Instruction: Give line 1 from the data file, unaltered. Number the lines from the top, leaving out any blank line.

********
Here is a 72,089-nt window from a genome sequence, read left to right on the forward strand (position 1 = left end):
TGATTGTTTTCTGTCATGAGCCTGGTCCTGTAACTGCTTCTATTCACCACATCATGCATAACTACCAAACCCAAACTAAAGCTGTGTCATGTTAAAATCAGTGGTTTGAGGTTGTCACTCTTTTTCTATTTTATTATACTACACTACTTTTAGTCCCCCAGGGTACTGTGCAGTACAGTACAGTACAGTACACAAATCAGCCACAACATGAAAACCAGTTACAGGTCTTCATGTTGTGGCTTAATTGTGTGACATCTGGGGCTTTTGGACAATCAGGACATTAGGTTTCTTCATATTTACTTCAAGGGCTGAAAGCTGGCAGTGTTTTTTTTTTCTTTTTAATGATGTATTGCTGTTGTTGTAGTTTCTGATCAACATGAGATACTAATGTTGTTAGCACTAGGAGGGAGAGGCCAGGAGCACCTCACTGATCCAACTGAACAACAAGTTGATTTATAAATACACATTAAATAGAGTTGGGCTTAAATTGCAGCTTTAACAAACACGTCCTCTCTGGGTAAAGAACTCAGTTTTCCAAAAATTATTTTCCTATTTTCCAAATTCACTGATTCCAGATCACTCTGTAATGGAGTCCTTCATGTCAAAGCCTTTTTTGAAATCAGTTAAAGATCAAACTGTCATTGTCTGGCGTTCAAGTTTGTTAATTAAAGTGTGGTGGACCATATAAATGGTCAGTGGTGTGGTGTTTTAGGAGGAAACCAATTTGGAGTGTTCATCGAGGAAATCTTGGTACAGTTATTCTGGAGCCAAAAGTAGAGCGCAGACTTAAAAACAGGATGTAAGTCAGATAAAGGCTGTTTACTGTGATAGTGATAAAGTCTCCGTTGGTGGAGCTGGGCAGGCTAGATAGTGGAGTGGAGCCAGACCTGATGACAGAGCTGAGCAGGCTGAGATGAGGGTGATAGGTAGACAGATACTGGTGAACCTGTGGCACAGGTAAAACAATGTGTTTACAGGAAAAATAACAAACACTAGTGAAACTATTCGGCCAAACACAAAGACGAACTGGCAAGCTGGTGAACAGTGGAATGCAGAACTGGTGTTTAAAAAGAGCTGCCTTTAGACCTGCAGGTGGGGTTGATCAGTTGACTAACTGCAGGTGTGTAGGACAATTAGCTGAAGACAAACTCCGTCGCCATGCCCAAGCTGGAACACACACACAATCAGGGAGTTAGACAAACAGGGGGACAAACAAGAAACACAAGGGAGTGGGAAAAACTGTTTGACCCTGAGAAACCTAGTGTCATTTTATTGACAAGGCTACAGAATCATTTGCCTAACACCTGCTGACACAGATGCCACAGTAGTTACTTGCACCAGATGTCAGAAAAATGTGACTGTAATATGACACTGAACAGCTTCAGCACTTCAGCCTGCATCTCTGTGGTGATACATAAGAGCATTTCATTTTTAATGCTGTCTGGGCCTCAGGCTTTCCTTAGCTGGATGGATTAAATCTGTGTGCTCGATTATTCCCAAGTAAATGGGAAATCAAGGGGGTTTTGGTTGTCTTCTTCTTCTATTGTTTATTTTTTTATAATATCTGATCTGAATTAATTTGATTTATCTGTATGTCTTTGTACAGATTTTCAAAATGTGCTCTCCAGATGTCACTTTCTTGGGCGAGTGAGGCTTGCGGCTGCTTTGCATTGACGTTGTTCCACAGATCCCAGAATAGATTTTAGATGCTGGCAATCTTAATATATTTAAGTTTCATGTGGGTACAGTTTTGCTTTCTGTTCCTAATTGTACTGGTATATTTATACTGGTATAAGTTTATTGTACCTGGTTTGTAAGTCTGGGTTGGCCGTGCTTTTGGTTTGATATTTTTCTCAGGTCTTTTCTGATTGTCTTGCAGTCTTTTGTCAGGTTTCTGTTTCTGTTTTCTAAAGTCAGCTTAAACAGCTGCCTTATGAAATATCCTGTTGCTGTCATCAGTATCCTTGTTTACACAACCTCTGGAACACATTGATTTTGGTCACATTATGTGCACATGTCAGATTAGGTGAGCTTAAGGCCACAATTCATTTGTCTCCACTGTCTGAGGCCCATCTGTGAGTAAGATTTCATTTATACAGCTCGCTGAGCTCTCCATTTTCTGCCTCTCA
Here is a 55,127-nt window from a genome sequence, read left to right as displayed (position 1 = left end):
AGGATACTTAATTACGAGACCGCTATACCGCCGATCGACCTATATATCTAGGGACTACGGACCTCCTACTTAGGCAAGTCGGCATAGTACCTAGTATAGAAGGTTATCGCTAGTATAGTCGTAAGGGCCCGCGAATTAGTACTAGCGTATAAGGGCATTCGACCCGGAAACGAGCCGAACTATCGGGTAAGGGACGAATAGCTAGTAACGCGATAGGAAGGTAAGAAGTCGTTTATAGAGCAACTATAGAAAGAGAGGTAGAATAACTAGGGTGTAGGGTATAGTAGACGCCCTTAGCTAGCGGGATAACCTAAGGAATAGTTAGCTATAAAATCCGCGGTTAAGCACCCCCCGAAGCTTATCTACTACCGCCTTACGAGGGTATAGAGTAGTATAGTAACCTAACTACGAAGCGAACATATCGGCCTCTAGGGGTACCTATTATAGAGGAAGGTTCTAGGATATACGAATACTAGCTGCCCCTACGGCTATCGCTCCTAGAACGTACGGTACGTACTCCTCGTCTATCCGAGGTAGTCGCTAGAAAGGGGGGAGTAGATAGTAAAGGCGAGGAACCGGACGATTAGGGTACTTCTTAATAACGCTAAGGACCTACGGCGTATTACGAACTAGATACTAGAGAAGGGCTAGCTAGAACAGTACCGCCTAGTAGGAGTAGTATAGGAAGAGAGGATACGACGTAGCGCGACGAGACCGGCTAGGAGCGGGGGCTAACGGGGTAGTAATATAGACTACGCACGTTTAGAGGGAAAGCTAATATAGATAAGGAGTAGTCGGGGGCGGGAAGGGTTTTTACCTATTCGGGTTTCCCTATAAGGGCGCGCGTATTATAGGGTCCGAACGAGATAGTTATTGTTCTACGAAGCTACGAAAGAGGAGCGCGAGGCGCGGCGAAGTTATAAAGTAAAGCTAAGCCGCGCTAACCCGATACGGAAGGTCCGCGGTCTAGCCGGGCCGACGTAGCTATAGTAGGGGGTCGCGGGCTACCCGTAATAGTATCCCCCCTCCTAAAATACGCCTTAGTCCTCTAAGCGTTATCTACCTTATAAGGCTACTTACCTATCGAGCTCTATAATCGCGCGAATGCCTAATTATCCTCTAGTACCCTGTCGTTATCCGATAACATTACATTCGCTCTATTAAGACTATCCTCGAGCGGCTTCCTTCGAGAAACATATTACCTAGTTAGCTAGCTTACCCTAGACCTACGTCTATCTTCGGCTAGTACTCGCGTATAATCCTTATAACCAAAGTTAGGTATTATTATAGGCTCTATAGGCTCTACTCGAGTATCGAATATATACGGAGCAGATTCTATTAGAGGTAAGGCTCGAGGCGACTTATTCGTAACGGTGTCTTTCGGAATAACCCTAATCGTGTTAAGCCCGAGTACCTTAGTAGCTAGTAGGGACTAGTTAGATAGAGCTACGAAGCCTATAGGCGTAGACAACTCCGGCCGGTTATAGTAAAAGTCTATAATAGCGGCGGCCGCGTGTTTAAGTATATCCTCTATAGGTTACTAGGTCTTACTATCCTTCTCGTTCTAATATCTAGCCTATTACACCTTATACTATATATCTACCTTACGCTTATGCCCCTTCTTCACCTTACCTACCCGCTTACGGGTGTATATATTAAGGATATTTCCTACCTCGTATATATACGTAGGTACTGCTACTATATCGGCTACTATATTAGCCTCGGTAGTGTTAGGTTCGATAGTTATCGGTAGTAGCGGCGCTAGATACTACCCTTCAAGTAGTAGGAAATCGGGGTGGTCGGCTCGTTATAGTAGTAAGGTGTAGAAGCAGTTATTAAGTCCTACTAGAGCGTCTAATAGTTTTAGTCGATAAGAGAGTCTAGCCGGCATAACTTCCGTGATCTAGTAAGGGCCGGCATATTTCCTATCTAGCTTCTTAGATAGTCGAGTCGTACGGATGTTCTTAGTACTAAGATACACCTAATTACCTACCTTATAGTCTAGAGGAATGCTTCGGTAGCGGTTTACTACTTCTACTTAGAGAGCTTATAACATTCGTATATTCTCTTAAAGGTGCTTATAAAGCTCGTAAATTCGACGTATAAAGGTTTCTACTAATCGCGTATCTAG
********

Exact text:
Here is a 72,089-nt window from a genome sequence, read left to right on the forward strand (position 1 = left end):